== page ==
The harbor is representative of the busy trading ports in both Europe. The portrayal of Tyre, seems modern with the inclusion of a crane, a tool which did not exist in the first century when Ovid was alive; this detail strengthens the parallel between Tyre and the Dutch ports, as Rembrandt attempts to connect the story to Specx's livelihood. The relationship alludes to Europa's impending new destination, where she will give Europe her name. Most scholars agree that this narrative was chosen by Rembrandt to reinterpret and mirror Specx's career. Artistically, The Abduction of Europa reflects the attitudes and interests of Rembrandt and other Dutch painters during the early to mid seventeenth century; the work embodies the international High Baroque with dramatic lighting coming from the left and the high drama in the moment of abduction. This style was popular in Leiden, his birth town; the High Baroque was present in the Ruben's work that Rembrandt studied. The idyllic shore and the detailed reflections in the water show the growing interest in naturalism in art.
Naturalism plays a strong part in other aspects of the piece. Rembrandt contrasts the dark trees against the light pinks skies. Rembrandt uses light to further dramatize the piece, as seen by the glittering of gold on the dresses and carriages; the depiction of Europa on the bull combines the
Pieter Lastman was a Dutch painter. Lastman is considered important because of his work as a painter of history pieces and because his pupils included Rembrandt and Jan Lievens. In his paintings Lastman paid careful attention to the faces and feet. Pieter Lastman was born in Amsterdam, the son of a town-beadle, dismissed in 1578 for being a Catholic, his mother was an appraiser of goods. His apprenticeship was with the brother of Jan Pieterszoon Sweelinck. Between 1604 and 1607 Lastman was in Italy, where he was influenced by Caravaggio and by Adam Elsheimer. Back in Amsterdam he moved in with his mother in the Sint Antoniesbreestraat, living next to mayor Geurt van Beuningen. Lastman never married; because of his health Lastman moved in with his brother in 1632. He died the next year and was buried in the Oude Kerk on 4 April 1633; because Rembrandt never visited Italy, it is that he was influenced by Caravaggio or via Lastman. His pupils besides Rembrandt and Lievens were Bartholomeus Breenbergh, Nicolaes Lastman, Pieter Pieterz Nedek and Jan Albertsz Rotius.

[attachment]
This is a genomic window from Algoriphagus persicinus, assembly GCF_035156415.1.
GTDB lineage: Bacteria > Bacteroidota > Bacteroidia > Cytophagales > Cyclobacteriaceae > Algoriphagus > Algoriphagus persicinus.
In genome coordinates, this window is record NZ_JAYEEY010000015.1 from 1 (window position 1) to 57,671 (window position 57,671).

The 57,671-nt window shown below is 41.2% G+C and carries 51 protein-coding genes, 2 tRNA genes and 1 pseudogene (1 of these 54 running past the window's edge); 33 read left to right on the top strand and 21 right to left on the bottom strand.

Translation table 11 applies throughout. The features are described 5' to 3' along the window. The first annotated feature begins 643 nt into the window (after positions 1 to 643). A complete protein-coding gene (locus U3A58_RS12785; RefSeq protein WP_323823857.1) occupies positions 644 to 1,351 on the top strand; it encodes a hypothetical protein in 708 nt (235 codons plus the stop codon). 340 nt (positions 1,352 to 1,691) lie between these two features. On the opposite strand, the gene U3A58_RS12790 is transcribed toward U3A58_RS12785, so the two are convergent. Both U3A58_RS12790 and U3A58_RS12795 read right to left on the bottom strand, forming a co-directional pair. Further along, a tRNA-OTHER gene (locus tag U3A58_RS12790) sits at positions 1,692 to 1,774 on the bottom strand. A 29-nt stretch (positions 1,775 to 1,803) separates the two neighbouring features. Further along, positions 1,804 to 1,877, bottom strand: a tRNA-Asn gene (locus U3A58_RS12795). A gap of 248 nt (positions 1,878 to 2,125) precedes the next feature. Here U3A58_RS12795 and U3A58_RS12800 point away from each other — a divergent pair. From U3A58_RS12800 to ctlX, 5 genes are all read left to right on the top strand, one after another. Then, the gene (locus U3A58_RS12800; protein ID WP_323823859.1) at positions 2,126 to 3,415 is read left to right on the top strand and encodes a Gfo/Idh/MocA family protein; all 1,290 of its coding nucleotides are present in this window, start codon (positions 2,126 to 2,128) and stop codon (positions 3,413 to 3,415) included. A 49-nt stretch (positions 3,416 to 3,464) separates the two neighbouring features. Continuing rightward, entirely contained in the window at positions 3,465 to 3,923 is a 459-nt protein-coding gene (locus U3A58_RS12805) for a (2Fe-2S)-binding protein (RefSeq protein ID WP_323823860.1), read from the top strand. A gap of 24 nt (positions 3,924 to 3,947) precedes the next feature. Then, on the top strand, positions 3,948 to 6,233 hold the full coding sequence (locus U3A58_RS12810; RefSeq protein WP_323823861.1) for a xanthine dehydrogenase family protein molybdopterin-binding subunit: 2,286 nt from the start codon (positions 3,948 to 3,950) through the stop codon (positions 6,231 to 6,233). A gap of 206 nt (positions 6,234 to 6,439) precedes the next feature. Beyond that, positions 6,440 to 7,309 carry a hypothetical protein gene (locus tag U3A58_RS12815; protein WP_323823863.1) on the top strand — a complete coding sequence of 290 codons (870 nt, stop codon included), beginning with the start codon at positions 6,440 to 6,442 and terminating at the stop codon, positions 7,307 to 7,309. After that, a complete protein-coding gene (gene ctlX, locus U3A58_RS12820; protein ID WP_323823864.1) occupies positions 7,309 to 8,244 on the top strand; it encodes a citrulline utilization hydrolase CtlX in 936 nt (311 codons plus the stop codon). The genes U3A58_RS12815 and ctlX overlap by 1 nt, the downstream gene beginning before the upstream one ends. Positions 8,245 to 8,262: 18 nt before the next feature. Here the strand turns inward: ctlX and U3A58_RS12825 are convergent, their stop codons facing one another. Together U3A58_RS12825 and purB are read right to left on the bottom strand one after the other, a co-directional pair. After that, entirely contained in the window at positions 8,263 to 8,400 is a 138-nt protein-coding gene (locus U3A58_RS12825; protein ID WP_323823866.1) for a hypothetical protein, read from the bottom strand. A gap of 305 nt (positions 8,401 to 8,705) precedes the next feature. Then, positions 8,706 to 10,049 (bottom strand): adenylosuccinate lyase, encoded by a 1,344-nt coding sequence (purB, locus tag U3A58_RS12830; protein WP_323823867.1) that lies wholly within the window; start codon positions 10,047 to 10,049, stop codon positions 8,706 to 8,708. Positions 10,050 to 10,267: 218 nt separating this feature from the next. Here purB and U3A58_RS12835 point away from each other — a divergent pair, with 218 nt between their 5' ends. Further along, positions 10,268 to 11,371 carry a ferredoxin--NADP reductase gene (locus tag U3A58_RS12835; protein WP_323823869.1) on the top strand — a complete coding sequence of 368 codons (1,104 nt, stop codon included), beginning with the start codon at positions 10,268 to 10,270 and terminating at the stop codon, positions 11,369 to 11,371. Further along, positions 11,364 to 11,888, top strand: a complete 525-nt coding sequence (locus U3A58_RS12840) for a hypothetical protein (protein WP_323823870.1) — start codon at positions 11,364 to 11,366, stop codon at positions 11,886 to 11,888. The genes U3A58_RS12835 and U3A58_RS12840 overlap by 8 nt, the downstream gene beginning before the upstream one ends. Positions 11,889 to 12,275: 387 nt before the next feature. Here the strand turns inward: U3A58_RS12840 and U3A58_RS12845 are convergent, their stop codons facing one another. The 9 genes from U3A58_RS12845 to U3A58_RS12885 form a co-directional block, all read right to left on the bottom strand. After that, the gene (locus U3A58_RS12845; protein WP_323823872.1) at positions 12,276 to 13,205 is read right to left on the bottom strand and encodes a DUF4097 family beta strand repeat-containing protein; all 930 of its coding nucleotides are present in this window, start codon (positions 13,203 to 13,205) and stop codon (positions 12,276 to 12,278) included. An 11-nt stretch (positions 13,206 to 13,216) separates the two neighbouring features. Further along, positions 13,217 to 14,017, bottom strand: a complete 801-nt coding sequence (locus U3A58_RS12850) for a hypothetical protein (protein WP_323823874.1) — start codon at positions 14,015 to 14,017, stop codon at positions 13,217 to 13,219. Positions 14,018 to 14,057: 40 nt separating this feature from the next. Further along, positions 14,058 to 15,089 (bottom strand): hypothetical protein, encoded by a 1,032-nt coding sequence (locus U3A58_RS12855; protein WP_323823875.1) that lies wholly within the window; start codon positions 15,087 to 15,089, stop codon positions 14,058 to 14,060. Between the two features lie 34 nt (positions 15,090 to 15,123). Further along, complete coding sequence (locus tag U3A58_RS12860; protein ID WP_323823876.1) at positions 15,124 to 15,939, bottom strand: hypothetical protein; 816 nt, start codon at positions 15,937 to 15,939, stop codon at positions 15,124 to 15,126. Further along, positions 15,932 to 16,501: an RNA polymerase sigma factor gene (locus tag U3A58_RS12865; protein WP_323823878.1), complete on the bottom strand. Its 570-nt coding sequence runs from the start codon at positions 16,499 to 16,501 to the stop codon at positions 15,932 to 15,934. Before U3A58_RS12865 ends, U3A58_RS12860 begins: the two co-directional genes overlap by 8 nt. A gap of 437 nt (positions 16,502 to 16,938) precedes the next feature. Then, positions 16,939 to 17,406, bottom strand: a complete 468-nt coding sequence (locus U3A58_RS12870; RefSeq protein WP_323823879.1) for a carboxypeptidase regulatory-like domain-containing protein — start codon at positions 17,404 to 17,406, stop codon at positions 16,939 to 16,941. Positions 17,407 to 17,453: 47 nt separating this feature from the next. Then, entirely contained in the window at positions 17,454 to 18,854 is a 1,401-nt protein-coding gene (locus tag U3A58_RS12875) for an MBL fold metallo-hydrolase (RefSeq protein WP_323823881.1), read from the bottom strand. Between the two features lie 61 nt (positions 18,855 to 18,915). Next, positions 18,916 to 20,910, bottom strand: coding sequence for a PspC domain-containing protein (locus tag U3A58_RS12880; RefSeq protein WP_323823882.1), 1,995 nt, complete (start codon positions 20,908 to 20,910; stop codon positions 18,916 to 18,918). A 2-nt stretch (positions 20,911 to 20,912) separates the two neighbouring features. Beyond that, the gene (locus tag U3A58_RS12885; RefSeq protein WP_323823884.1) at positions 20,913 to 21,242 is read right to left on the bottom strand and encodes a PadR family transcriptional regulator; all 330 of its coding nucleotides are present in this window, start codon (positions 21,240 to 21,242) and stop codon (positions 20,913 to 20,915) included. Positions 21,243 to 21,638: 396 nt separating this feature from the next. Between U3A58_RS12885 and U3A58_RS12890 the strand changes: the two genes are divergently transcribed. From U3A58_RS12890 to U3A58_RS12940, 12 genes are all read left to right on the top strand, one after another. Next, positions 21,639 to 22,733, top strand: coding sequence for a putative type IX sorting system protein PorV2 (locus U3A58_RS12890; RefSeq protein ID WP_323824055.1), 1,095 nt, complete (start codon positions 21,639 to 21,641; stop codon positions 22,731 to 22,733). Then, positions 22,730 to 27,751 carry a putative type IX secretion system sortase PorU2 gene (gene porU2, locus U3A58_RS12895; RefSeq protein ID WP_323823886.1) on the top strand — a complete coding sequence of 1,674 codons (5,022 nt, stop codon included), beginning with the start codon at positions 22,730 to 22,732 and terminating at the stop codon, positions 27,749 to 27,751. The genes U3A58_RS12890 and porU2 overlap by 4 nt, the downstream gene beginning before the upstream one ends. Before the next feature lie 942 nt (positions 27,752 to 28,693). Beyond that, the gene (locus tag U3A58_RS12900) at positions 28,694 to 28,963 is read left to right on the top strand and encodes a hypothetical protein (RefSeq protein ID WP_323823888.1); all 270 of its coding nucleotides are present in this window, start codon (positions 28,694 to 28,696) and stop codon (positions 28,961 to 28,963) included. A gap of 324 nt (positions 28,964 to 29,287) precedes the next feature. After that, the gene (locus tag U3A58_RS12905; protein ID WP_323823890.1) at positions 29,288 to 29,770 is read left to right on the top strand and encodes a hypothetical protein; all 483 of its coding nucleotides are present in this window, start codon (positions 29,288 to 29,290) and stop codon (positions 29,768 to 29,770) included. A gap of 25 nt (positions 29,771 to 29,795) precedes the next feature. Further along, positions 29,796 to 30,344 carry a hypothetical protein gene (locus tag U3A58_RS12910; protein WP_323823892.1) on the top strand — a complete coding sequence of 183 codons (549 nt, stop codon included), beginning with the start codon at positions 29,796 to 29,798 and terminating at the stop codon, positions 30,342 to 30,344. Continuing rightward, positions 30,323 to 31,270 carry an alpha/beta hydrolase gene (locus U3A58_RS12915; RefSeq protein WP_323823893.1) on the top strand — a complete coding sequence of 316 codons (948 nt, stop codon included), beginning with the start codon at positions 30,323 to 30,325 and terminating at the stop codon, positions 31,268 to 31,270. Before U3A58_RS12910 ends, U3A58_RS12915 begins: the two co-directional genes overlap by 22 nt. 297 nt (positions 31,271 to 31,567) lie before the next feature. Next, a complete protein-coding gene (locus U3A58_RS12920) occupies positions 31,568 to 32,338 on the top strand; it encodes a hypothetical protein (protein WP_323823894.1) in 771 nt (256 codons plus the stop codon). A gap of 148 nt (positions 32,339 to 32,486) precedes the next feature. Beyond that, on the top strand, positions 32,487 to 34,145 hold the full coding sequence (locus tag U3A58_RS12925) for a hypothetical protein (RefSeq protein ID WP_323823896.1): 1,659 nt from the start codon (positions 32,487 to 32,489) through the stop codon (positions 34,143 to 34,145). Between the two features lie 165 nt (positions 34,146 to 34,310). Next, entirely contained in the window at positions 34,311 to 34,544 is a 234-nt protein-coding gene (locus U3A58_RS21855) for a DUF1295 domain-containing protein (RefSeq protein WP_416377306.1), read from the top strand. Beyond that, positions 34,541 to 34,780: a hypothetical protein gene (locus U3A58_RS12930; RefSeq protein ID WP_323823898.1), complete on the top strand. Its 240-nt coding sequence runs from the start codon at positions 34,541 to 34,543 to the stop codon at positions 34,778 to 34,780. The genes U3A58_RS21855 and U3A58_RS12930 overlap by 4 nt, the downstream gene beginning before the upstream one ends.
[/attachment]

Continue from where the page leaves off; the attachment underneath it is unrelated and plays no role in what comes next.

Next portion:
^ Murray, P. & L.. Penguin Dictionary of Art and Artists, p. 287, 436–438. London: Penguin Books. ISBN 0-14-051300-0. Artcyclopedia on Pieter Lastman The Rijksmuseum on Pieter Lastman Works and literature on Pieter Lastman at PubHist Works at WGA Dutch and Flemish paintings from the Hermitage, an exhibition catalog from The Metropolitan Museum of Art, which contains material on Lastman
Portrait of a Man, probably a Member of the Van Beresteyn Family